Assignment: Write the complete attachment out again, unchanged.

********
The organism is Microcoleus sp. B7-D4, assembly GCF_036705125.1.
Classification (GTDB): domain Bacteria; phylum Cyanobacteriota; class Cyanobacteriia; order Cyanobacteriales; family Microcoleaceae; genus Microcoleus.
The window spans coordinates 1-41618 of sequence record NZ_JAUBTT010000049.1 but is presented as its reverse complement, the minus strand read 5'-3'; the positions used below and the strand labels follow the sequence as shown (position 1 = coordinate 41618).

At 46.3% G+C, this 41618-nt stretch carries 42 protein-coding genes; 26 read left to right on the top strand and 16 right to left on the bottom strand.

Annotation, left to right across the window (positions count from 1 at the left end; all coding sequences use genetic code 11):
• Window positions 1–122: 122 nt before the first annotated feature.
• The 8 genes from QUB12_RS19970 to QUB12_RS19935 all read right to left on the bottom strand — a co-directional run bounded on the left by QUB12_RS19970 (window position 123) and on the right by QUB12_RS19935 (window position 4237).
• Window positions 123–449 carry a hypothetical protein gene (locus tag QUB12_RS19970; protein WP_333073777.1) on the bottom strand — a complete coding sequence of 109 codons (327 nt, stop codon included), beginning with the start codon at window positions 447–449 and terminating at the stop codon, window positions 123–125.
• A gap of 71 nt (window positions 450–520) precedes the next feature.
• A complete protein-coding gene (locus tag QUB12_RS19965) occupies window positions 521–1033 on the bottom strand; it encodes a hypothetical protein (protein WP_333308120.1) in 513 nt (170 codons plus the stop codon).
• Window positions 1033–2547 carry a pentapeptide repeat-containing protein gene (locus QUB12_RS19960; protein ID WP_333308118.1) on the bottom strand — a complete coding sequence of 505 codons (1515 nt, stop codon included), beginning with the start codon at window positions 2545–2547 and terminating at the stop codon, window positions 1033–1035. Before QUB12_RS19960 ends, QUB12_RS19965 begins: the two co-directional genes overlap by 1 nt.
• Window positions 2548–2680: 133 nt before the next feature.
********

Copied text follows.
The organism is Microcoleus sp. B7-D4, assembly GCF_036705125.1.
Classification (GTDB): domain Bacteria; phylum Cyanobacteriota; class Cyanobacteriia; order Cyanobacteriales; family Microcoleaceae; genus Microcoleus.
The window spans coordinates 1-41618 of sequence record NZ_JAUBTT010000049.1 but is presented as its reverse complement, the minus strand read 5'-3'; the positions used below and the strand labels follow the sequence as shown (position 1 = coordinate 41618).

At 46.3% G+C, this 41618-nt stretch carries 42 protein-coding genes; 26 read left to right on the top strand and 16 right to left on the bottom strand.

Annotation, left to right across the window (positions count from 1 at the left end; all coding sequences use genetic code 11):
• Window positions 1–122: 122 nt before the first annotated feature.
• The 8 genes from QUB12_RS19970 to QUB12_RS19935 all read right to left on the bottom strand — a co-directional run bounded on the left by QUB12_RS19970 (window position 123) and on the right by QUB12_RS19935 (window position 4237).
• Window positions 123–449 carry a hypothetical protein gene (locus tag QUB12_RS19970; protein WP_333073777.1) on the bottom strand — a complete coding sequence of 109 codons (327 nt, stop codon included), beginning with the start codon at window positions 447–449 and terminating at the stop codon, window positions 123–125.
• A gap of 71 nt (window positions 450–520) precedes the next feature.
• A complete protein-coding gene (locus tag QUB12_RS19965) occupies window positions 521–1033 on the bottom strand; it encodes a hypothetical protein (protein WP_333308120.1) in 513 nt (170 codons plus the stop codon).
• Window positions 1033–2547 carry a pentapeptide repeat-containing protein gene (locus QUB12_RS19960; protein ID WP_333308118.1) on the bottom strand — a complete coding sequence of 505 codons (1515 nt, stop codon included), beginning with the start codon at window positions 2545–2547 and terminating at the stop codon, window positions 1033–1035. Before QUB12_RS19960 ends, QUB12_RS19965 begins: the two co-directional genes overlap by 1 nt.
• Window positions 2548–2680: 133 nt before the next feature.